The Highland Games have been a major part of Scotland’s rich heritage. Every spring and summer, places dotted all over Scotland (and other parts of the world) celebrate this momentous cultural occasion. If you gaze over at the centre of the field for one moment and avert your eyes from the sea of tartan, dancers, and bagpipes, a clan of fearless participants will be seen in kilts. The sheer strength and stamina of these competitors is tested in every game. The most impressive and strenuous of these is the caber toss.
When you think of field athletic events, you typically think of sprinting, long jump or even the javelin throw. With regards to the Highland Games, however, expect to find heavy athletics instead, much of which involves lugging large weights across the place. It is worth noting that tossing the caber is not for the weak-hearted. Imagine the guy from the Scott’s Porage Oats advert. Then, picture him clutching a gargantuan wooden pole and flinging it. That, essentially, is the caber toss.
Tossing the caber is a traditional Scottish athletic event. The word ‘caber’ comes from ‘cabar’ or ‘kaber,’ which is Gaelic for wooden beam. The size of this large wooden pole is variable as it made from local trees. The length can be anything between 16-22 feet, and the weight can vary from 100-180 pounds. A smaller end is whittled out to ensure that the thrower can easily grasp it. Competitors are referred to as ‘throwers’ or ‘tossers’.
Flinging trees aside, there is much more to tossing the caber than meets the eye. Naturally, just like with any other athletic event, there are rules, which must be followed. Picture all the competitors in a row waiting in anticipation for their turn. The shenanigans commence when the caber is carried over by two men. It is put vertically upright with the whittled, smaller end of the pole facing downwards. The thrower must lift the caber and cup the small end in their hands. Once the beam is balanced, they run a short distance before tossing it, so that the beam goes through one complete revolution. The bigger end must hit the ground so that the smaller end flips and ends up facing away from the thrower.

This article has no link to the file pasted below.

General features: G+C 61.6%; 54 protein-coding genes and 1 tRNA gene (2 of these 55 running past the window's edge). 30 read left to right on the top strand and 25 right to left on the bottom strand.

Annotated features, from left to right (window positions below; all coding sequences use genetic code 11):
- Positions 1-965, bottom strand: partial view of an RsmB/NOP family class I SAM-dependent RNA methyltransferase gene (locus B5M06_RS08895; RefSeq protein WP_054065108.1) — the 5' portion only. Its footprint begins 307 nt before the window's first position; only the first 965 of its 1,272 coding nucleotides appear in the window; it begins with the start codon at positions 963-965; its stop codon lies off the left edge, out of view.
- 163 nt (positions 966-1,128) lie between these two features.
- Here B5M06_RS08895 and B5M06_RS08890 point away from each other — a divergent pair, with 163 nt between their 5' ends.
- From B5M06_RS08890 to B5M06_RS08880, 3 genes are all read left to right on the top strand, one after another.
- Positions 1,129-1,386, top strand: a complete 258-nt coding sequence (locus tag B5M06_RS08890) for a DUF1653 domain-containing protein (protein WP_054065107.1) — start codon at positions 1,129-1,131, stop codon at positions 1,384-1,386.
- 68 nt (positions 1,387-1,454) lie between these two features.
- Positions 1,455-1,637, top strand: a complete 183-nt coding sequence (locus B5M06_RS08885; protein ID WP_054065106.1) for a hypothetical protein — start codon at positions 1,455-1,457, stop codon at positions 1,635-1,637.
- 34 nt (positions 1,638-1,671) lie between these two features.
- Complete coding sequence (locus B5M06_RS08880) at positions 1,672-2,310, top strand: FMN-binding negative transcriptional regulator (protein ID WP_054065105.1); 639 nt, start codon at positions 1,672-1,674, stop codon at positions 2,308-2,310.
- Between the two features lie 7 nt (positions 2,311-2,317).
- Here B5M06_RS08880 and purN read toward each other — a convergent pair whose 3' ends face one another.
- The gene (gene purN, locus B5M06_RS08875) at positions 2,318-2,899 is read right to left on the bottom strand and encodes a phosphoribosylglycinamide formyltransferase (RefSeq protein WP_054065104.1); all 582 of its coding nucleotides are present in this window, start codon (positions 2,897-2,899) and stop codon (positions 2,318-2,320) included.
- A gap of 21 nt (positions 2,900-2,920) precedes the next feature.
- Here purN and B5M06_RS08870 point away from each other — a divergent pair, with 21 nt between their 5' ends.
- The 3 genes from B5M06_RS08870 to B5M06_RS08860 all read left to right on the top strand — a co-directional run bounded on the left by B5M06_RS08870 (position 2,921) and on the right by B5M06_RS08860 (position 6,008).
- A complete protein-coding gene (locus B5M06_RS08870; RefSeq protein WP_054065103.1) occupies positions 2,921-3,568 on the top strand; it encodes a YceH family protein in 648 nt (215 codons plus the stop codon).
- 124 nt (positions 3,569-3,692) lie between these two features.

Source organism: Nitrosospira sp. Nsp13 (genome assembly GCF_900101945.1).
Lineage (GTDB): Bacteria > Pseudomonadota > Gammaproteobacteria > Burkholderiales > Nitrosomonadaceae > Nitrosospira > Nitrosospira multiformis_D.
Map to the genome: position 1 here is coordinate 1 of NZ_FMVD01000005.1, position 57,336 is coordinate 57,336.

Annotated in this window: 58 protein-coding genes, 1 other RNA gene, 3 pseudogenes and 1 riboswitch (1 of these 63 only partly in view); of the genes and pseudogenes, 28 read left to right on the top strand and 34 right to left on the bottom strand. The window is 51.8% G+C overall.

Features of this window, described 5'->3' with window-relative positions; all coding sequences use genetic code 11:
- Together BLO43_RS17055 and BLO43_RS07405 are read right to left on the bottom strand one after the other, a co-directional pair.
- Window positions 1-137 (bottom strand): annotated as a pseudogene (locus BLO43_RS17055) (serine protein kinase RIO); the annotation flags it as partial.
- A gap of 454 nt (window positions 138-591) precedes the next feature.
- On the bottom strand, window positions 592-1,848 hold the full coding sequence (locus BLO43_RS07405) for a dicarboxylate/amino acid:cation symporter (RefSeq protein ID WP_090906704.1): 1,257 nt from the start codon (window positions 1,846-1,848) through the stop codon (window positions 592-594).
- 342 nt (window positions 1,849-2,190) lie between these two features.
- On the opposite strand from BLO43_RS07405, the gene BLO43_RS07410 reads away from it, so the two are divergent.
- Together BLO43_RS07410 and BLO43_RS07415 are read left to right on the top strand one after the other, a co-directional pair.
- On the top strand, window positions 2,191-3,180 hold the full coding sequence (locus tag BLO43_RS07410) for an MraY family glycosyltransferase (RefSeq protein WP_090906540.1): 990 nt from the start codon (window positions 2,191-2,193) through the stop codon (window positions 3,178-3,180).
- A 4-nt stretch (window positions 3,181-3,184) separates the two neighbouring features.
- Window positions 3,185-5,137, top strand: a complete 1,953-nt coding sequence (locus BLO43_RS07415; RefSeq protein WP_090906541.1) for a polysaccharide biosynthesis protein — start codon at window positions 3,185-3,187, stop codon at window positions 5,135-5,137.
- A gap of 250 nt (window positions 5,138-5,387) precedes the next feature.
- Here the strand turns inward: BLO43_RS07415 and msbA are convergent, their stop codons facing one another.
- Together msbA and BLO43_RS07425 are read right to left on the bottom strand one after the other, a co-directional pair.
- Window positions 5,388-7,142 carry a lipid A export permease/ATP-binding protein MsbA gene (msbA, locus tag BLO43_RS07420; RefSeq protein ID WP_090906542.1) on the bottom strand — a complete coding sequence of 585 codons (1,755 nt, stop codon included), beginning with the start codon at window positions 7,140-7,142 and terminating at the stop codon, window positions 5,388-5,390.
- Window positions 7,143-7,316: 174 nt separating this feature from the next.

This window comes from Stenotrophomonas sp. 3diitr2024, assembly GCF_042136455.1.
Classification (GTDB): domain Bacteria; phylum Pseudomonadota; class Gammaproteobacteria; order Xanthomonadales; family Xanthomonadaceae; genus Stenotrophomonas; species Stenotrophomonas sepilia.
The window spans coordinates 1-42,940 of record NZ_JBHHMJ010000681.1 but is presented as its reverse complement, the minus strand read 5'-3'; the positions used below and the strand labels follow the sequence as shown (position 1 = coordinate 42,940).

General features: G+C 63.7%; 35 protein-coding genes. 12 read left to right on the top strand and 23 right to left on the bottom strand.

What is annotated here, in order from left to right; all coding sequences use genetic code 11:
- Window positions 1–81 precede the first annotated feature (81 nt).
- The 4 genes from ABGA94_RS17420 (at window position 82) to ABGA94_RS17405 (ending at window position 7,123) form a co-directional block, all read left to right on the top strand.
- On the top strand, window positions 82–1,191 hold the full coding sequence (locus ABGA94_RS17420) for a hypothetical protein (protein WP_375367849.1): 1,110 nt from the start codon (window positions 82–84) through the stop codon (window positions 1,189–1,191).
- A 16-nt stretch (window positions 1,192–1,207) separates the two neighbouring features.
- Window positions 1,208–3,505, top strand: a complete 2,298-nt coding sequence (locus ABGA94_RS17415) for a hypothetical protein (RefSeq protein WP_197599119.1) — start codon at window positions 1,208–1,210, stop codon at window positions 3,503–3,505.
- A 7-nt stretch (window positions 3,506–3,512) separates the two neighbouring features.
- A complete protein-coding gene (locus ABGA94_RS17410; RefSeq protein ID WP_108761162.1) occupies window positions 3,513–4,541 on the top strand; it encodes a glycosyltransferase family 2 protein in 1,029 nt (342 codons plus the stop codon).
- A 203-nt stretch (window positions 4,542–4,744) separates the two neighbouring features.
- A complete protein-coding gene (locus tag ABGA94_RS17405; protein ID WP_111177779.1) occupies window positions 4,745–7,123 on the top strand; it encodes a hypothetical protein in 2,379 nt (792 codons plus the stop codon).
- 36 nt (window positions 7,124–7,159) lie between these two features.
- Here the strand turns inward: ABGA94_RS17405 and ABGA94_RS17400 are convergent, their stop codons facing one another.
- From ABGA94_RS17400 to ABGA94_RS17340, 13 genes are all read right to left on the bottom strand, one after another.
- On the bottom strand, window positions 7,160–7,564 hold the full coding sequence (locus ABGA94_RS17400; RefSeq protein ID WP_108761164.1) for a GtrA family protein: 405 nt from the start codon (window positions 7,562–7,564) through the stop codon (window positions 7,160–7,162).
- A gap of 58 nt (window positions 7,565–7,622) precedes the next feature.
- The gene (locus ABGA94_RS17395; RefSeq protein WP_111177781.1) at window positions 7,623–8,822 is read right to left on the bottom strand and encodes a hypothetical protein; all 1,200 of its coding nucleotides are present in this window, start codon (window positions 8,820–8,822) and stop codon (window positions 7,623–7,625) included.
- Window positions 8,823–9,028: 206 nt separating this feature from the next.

Contrary to popular belief, the caber toss is not about distance – it’s all about the position and how it lands. Envision a clock face, and place the caber thrower at 6. The aim is to have enough strength and control to make the caber land at 12 exactly. Judges are positioned behind the thrower and at the sides in order to obtain a clear view of the angles and positioning of the caber when it lands. A general rule of thumb with caber tossing is that during the event, there should only be a few throwers who can actually lift then toss the caber. If no one can lift it, then the caber is too heavy. A predicament like this would not ruin the event, though; an official would simply appear and saw a chunk off the caber off to make it smaller. On the flip side, if everyone can lift and toss it, that’s not ideal either. When this occurs, the caber must be replaced with something heavier.
Undoubtedly, tossing the caber it is an event that focuses on strength, stamina, and control (as opposed to distance). Unfortunately, the historical origins of the caber toss are swaddled in ambiguity. From the absurd to the seemingly plausible, there are a great number of myths regarding how it all came about. Many believe that the caber toss derives from lumberjacks who launched freshly harvested logs into the burn. Others state that the practice stems from military traditions. Some things are better left unsolved, however. This way, the imagination can run wild.
It is safe to say that the caber toss has and always will remain one of the most popular events of the Highland Games. To this day, various Scottish heritage associations and Highland Games competitions continue to be held across the world. Strapping men and women emerge from all corners to demonstrate their sheer strength, poise, technique and stamina through tossing the caber. Some may say that the whole thing is as mad as a box of hamsters, but this won’t stop the Scots.
By: Tori Chalmers